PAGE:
Planning a road trip through a big city like Los Angeles, Chicago, or New York City where you'll need more than one day to check it out? How do you figure out how to manage your time to see as many things as you can? I found myself in that predicament recently in planning our 16th road trip to New York, New Jersey, and Pennsylvania. In this post I'll show you step by step how I planned and plotted my way to an awesome daily itinerary and how you can too.
New York City is chock full of stuff to see and do, and planning to explore it all seemed like a daunting task. Uptown, downtown, lower east side, upper west side...Brooklyn...Yikes...where to begin? Here's how I tackled the problem and how you can apply my method you plan your own trip to a big city.
1.Go Old School-I love technology but sometimes an old school method is just the quickest and easiest to visualize. Invest a couple of bucks in a foldout map of the big city your traveling to (BTW, this is a great easy to pack tool to take with- often including subway maps which can be a lifesaver). Make a list of all the places you want to see and then plot them on your map with little sticky dots or push pins.
2.Divide and Conquer- Once you see all the stops you'd ideally like to make you can figure out how to plan your days so you can explore activities that are clustered together. After looking at all my pins on the map of NYC I decided we'll do Lower Manhattan including the financial district, the lower east side, soho, greenwich village and up to midtown in one day. On the second day we'll explore uptown, central park and all the important museums we want to see like MOMA, and the Met maybe even getting as far as Yankee stadium. We're saving Brooklyn for day 3 and then moving on to to New Jersey. Sadly we have to face the reality we won't be able to see it all, but with an organized plan of attack, we can make the most of our time and so can you.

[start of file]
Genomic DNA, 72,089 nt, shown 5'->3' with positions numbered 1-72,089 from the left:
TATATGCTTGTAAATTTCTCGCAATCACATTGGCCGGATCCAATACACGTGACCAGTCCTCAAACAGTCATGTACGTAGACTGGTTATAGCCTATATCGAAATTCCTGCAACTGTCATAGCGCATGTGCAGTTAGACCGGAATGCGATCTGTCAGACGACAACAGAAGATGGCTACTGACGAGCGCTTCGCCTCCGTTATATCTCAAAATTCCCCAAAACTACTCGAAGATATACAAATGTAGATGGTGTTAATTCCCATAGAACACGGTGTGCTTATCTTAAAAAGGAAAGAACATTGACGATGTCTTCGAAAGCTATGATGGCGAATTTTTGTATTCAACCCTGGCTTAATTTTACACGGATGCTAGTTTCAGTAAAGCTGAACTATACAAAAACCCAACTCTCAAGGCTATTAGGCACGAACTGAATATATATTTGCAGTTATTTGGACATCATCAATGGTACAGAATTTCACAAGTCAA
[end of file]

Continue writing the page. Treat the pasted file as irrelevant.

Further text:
3.Check for Monkey Wrenches or Timing is Everything-So now the crucial part of the whole mix-focus in on each individual day. List all your activities and places in the region or district your exploring on that day and then check their hours and days of operation-including any tasty treats you want to try. From there create a plan based on the locations and any time constraints of each stop. For example, I initially I wanted to explore Ellis Island in the morning leaving from the tip of Manhattan and return to do the rest. After perusing the website I realized that the ferry leaves and 9:30 am and includes the statue of liberty. Exploring both would take a huge chunk out of our day so I decided it was better to leave that for New Jersey where the ferry ride is shorter and we have less planned. Moving on to the rest of our activities I realized lots of the places I wanted to see only had tours at certain times, like the Federal reserve bank of NY which only has tours at 1 and 2 and you have to be there 30 minutes in advance. After sifting through it all we decided to start at the 9/11 memorial and museum which opens at 9am (which conveniently has a subway stop) and then do the Museum of Finance and the Federal Reserve tour before heading to Katz's deli for that famous pastrami. From there we'll head to the Tenement Museum on the Lower East Side for a tour at 3 , explore the area and then grab a slice of pizza at Original Rays near SoHo as we make our way to the Flatiron building heading towards Times Square and the Theater District for some evening fun.
Doing this kind of research assures (mostly) smooth sailing and an efficient use of your time. #$%^& happens and you may have to adjust on the fly, but having your day mostly planned out will leave you less stressed and more excited to explore everything you've got on the agenda. I am super excited and I can't wait for the pastrami!!!